MOS1

GLOCK released their MOS, or Modular Optic System, line of pistols a year ago. With the ability to mount a variety of reflex-style red dot optics to the slide, the GEN4 MOS offerings kicked off with big guns suitable for hunting and competition: the G40, G41, G34, and G35. Building on that success and much to the surprise of, well, nobody, GLOCK has given the MOS touch to two of their most popular pistols, the G19 and the G17. I promised Gaston’s gang that I could keep a secret and got my hands on these guys in early December, immediately turning the G19 into my EDC. . .

MOSholsters

As the G19 and G17 are two of the most popular pistol models in the world and are used as a basis for comparison in just about every polymer-framed and/or striker-fired handgun review, plus are already reviewed on TTAG here and here and here, I’m not going to re-review them. These are GEN4 GLOCKs, and they’re functionally identical in every last way to the typical GEN4 G19 and G17, other than the MOS components. It’s a GLOCK. You know exactly what you’re getting. These two have proven to be no exception. MOS, then. . .

MOS6

Each MOS comes with four mounting plates to fit the most popular reflex sights. I have a 4MOA dot JPoint, which is a great little sight, but apparently isn’t popular enough to warrant an MOS plate of its own or a listing in any compatibility guide. Good news, though, as it fits perfectly on plate #04, which is billed as being for the Leupold DeltaPoint. However, you’ll need to pick up a pair of M4x0.7 or M5x0.7 metric bolts.

MOS3

From the factory, a blanking plate is installed on the MOS pistols.

MOS2

It fits nicely and makes the guns look like their non-MOS compatriots. The first step to mounting an optic is to remove that blanking plate.

MOS7

Once you’ve chosen the correct mounting plate for your optic, use two of the provided bolts to attach it to the slide. GLOCK has already applied the thread locker.

MOS8

Mount the optic to the plate, and you’re in business.

MOS4

The mounting plates are serrated to match up with and effectively extend the slide serrations. I haven’t been shy about using the optic for racking the slide, though. It obviously works extremely well for that purpose — lots of purchase — and so far it doesn’t seem to mind.

MOS5

GLOCK’s complaint folder is overflowing with gripes about the MOS guns’ factory sights. And by factory, I mean the exact same polymer sights that come on the non-MOS versions. They’re too short to co-witness with any of the reflex sights that fit the MOS mounting plates. Well, other than my slim little JPoint…

MOSdot

It’s just low enough to allow almost full alignment of the factory sights without losing view of the front one. Actually, it would be better without the factory rear sight in place, as the JPoint has a rear sight notch molded into it that happens to work pretty dang well with the factory GLOCK front. Plus I tend to prefer an all-black rear sight anyway.

Since co-witness heights will be different with just about every optic out there — all of them (as far as I know) are taller than the JPoint — it makes sense to me that the MOS guns just come with the standard, cheap sights. I’d guess that most MOS owners would replace them no matter what, and taller sights would risk the chance of actually blocking the dot on some optics. At any rate, if co-witnessing is on your checklist then you’ll definitely be exploring the near-limitless GLOCK sight aftermarket.

MOSholsters2

As mentioned, the G19 MOS has been my everyday carry since early December. It’s likely to remain in that role until summer, when I may or may not switch back to a slim little 9mm single stack job. I picked up a mess of kydex to try out, and so far so great. The Cook’s Holsters IWB with adjustable clip holster (reviewed here) works just as well for the G19 as it does for my other EDCs, and with the larger size of the GLOCK I decided to dive into the deep end of appendix carry with the help of the guys at T.REX ARMS. Their Raptor is imminently concealable, and the Sidecar adds a backup mag to the mix. I also picked up a Fenrir OWB that fits both the G17 and G19. Reviews after I break ’em in further.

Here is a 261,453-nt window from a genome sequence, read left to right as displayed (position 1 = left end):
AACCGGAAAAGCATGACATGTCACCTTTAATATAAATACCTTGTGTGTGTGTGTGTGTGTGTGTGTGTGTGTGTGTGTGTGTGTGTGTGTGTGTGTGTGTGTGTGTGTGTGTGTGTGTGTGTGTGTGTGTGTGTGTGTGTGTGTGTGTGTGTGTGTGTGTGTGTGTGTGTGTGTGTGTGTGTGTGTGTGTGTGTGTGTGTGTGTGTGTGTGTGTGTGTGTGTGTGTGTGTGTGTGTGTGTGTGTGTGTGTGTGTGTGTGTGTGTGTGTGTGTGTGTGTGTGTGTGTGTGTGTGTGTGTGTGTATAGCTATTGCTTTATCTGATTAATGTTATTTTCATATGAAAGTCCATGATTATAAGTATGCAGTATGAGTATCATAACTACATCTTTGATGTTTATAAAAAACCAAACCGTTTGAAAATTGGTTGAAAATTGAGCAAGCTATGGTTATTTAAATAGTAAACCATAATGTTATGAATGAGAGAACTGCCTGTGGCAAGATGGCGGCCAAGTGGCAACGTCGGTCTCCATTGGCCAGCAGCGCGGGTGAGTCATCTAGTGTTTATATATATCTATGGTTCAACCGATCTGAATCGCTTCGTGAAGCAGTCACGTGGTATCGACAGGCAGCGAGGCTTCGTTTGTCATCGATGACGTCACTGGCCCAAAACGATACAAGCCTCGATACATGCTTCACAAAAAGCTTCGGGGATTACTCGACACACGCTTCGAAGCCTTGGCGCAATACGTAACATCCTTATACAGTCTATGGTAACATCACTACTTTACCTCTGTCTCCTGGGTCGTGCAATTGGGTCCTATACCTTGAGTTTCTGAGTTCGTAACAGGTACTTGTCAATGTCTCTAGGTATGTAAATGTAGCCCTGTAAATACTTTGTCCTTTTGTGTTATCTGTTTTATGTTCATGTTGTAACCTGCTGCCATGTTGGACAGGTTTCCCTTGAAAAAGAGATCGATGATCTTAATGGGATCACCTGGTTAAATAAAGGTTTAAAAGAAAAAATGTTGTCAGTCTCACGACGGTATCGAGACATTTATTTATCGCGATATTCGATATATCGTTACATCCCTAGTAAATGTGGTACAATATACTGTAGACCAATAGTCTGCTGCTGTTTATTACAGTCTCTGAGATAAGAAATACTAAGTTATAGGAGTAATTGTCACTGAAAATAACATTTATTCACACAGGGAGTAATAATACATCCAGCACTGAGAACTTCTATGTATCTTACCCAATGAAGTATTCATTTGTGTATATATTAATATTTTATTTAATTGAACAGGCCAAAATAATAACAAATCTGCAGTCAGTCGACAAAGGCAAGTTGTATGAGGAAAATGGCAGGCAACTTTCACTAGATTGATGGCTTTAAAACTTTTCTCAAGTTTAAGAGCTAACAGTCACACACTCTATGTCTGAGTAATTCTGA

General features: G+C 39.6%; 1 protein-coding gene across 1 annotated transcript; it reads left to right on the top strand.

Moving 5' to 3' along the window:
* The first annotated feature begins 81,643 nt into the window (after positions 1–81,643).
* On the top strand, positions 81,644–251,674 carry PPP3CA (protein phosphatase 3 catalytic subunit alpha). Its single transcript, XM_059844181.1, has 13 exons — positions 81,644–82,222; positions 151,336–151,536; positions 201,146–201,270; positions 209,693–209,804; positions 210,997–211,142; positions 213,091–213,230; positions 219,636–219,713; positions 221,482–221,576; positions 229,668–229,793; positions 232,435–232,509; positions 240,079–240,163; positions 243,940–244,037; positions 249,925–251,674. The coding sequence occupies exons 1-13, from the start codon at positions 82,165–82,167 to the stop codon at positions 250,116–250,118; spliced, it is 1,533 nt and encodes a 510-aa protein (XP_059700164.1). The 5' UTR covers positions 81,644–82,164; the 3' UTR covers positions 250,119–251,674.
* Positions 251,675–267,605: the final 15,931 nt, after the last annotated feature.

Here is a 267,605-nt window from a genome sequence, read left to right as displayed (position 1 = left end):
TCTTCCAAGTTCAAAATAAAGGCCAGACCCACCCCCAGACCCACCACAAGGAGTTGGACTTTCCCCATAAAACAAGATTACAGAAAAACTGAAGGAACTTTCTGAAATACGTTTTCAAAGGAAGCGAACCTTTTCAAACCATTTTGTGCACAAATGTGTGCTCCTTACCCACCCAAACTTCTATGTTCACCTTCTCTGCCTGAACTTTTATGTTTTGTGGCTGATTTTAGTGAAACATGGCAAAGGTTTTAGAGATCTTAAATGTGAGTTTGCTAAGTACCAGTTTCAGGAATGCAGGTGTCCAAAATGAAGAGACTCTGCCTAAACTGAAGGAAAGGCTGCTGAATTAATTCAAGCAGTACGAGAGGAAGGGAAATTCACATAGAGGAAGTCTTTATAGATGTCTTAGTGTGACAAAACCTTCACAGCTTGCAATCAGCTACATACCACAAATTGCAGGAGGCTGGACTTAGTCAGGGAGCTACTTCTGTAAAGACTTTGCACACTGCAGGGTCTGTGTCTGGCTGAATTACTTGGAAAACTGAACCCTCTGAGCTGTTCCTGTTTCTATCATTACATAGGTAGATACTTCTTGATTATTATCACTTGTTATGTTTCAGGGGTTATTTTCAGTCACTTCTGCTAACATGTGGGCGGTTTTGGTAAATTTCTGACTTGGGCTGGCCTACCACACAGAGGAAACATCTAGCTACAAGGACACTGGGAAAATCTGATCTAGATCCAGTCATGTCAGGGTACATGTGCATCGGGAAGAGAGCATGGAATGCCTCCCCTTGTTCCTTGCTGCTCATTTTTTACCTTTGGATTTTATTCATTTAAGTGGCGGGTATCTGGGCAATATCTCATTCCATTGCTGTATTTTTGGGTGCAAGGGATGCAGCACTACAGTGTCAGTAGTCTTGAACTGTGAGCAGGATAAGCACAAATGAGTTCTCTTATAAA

MOSholster3

While the JPoint’s auto brightness adjustment dims it to near-off when it’s in the dark of IWB concealment, helping the 2032 battery last a few months, any electronic sight can die at the wrong time or break for various reasons. This is why backup sights are so important on a defensive-use firearm and why, in a case like this one, they need to be tall enough to be visible through the lens of the optic.

Well, at least if you want to hit targets at longer ranges. A lot of people are actually slower with a red dot on a pistol than with irons, and Nick reminded me that it’s because they’re waiting to find and center the dot. At typical self-defense ranges, forget the dot and just use the reflex sight’s frame like a ghost ring — if it’s visible inside the screen, you’re on target and well within minute of bad guy. For this sort of use, the ability to align the iron sights doesn’t matter. Live battery or dead, dot or no dot, broken lens, etc, you still have a self-defense sight picture.

But getting back to stretching out the range, if that dot is down then the irons absolutely come into play. That would be a shame, though, as a nice red dot is awesome for accurate shooting with a pistol. Especially with the sights on most self-defense pistols, which are designed for quick acquisition and rough alignment rather than high precision. At 3, 7, or 15 or so yards this is ideal, but move back to 50 yards and the confidence level and speed drop. The 4 MOA dot on this JPoint is fine enough for head shots on torso silhouettes out to 100 yards, even if reliably making those shots is a tough ask. Torso hits, though, are available on tap.